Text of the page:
Holden pushes billion-dollar tax increase with no reforms

With the growing diversion of highway funds, reneging on promised road improvements and reallocating of funds after a tax increase is in place, it would be hard to imagine a worse formula for disaster than the one state government is continuing to follow. -- Charles Kruse, president of the Missouri Farm Bureau Federation

As unremarkable press releases go, this was an event. Or rather, an Event.

"Transportation Funding Derailed by Changed Priorities" reads last week's headline over the Farm Bureau piece. Some background: For months beginning last summer, Farm Bureau leaders were key to a coalition of groups working on a transportation funding plan. In fact, most of the meetings at which significant progress was occurring were held at the Farm Bureau offices in Jefferson City. Petitions were filed last month with the secretary of state's office to begin taking the matter to the voters. All this fell apart last week as major state organizations representing urban and rural interests decided not to pursue the initiative approach. This year, then, it'll be action on a transportation bill in the House and Senate, or nothing.

The governor who last year said transportation was his be-all and end-all has, this year, fallen mute on the subject. The GOP-controlled Senate acted first this winter, moving a $475 million funding package out of committee early on. The House hasn't acted on its much larger package.

The issue that blew up the coalition that had been meeting for months, trying to take an initiative straight to voters, was the diversion of your fuel-tax money away from transportation and into other departments of state government. This diversion, which would have been ended under the Farm Bureau-backed coalition initiative, is growing each year and has reached $150 million. It is axiomatic, of course, that the more fuel taxes diverted elsewhere, the less there is for highway maintenance and construction.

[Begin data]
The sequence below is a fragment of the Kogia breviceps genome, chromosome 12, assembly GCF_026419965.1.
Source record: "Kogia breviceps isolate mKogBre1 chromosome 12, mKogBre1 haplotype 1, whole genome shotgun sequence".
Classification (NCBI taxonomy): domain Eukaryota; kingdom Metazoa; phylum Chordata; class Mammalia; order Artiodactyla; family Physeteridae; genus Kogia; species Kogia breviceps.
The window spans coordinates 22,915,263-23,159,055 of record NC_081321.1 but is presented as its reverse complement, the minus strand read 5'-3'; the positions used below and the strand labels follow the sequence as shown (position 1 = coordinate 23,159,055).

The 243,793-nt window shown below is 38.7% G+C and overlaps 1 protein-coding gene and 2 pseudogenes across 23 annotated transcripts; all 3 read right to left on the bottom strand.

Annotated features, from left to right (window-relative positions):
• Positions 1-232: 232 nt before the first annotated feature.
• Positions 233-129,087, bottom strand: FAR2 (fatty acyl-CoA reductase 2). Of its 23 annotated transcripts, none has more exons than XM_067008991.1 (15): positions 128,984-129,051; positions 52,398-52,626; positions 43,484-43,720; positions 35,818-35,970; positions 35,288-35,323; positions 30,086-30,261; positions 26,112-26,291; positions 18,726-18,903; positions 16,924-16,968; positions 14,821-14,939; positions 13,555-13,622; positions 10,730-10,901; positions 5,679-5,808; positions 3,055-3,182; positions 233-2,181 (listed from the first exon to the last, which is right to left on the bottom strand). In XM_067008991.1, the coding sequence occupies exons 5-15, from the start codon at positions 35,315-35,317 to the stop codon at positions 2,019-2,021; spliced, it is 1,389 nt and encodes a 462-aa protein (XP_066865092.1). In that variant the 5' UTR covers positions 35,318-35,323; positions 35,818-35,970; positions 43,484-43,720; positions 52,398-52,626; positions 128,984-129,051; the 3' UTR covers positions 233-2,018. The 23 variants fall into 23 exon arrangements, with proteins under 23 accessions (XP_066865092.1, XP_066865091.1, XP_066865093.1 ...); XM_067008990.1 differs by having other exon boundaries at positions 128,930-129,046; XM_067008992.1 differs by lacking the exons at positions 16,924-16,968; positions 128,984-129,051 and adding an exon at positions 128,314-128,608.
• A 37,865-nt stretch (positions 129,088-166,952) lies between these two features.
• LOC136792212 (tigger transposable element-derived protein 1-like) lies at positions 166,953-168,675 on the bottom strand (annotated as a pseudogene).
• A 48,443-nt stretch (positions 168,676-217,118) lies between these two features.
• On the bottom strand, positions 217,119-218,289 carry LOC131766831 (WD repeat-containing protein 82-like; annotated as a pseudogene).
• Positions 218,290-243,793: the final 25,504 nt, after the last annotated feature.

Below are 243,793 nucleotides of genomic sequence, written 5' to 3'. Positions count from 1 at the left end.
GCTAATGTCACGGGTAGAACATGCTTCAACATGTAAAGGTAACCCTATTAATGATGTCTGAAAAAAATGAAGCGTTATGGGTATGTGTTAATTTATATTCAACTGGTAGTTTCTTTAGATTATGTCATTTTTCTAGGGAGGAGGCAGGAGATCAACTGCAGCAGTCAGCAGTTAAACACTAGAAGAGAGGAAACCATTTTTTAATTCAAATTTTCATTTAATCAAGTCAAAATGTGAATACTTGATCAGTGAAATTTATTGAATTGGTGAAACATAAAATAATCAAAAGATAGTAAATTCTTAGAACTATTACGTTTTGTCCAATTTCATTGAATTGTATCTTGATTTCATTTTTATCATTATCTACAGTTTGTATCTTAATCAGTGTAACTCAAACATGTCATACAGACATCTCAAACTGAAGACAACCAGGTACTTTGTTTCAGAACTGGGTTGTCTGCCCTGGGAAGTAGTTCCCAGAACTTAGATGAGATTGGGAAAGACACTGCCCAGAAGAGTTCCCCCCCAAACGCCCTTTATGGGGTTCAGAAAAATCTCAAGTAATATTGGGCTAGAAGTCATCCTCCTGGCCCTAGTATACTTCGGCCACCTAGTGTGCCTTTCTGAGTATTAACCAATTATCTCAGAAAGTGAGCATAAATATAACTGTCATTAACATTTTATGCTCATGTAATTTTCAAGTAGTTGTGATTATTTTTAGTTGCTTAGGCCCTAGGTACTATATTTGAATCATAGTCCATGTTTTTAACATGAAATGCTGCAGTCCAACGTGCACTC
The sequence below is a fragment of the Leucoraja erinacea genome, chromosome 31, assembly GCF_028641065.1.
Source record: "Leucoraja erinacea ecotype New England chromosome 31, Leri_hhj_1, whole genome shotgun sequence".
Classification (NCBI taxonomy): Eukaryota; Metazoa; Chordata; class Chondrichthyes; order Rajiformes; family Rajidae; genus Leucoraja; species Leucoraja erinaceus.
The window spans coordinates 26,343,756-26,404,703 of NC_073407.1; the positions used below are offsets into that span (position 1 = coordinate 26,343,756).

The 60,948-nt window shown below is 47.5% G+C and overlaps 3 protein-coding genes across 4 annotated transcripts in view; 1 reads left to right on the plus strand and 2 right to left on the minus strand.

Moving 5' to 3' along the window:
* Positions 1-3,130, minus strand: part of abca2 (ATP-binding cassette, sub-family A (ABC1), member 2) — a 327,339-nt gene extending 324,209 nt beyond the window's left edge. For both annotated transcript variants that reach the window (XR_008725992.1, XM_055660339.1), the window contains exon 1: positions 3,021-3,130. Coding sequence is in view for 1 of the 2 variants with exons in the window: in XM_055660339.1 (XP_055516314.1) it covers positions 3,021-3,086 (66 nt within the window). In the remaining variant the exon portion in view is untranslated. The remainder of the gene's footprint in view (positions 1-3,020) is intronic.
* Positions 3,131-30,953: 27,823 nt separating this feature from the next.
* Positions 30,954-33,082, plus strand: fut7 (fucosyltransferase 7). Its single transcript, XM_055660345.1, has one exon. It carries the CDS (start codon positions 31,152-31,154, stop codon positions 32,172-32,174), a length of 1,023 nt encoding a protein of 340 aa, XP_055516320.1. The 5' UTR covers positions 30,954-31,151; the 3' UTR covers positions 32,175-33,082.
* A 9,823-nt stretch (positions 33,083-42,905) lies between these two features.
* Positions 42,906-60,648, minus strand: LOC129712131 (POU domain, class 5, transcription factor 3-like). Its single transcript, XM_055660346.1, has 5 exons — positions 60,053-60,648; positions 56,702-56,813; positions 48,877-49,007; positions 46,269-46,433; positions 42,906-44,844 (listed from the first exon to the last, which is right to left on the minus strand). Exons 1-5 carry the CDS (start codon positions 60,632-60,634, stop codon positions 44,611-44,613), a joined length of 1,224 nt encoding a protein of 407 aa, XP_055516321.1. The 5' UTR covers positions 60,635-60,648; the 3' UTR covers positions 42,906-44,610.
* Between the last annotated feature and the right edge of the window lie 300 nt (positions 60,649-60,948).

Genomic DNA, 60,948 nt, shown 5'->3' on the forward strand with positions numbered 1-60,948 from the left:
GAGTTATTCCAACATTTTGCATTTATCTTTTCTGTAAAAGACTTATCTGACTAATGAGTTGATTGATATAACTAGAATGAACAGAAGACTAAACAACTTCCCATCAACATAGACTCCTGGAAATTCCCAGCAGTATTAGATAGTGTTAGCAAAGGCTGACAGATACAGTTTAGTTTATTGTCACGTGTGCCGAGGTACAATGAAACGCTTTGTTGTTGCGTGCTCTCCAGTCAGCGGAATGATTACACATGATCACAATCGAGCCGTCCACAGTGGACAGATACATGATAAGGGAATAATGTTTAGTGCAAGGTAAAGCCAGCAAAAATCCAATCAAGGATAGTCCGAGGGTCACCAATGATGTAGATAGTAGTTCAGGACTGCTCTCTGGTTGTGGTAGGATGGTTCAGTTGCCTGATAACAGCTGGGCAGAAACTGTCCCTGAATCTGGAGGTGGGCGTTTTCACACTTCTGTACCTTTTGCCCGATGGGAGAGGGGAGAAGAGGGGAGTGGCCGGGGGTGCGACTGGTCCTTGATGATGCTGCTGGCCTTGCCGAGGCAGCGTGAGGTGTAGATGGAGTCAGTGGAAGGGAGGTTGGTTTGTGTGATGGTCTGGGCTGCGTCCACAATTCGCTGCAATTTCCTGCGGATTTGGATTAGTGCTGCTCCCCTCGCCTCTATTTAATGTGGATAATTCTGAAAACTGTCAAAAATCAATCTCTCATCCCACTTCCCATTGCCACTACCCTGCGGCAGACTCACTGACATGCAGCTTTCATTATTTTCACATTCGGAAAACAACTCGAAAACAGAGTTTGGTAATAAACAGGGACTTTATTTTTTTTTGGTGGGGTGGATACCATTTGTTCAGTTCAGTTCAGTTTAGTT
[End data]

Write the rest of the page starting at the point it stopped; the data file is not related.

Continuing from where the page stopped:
The deal blew up for one reason, grossly underreported by our state's news media: Gov. Bob Holden's fierce opposition to ending that diversion. That is, Holden insists on continuing to spend the fuel-tax money elsewhere. Holden is also committed to a 50-cents-a-pack, $300 million tax increase on tobacco, which he wants voted on this fall as well.

So we have two visions fighting for the minds of Missourians. On one side we have a governor and House leadership, both publicly backing far more than a billion dollars in higher taxes on Missourians with no real budgetary reforms -- just more money for the Holden spending machine.

On the other side, we have groups such as the Farm Bureau and the Missouri Chamber of Commerce, who for nearly a year have been showing their good faith in working on a transportation funding package their members can support. These folks are committed to ending the diversion of your fuel-tax money to other departments of state government. For them, as for many Missourians, this one is a deal-breaker.

A confrontation between the two has been raging behind the scenes, and the public rupture has now arrived. The gauntlet is thrown down. We lawmakers will adjourn and go home on May 17. We should know within seven or eight weeks whether needed action will move Missouri forward on transportation, or whether Bob Holden-led obstructionism stops us in our tracks yet again.

Peter Kinder is assistant to the chairman of Rust Communications and president pro tem of the Missouri Senate.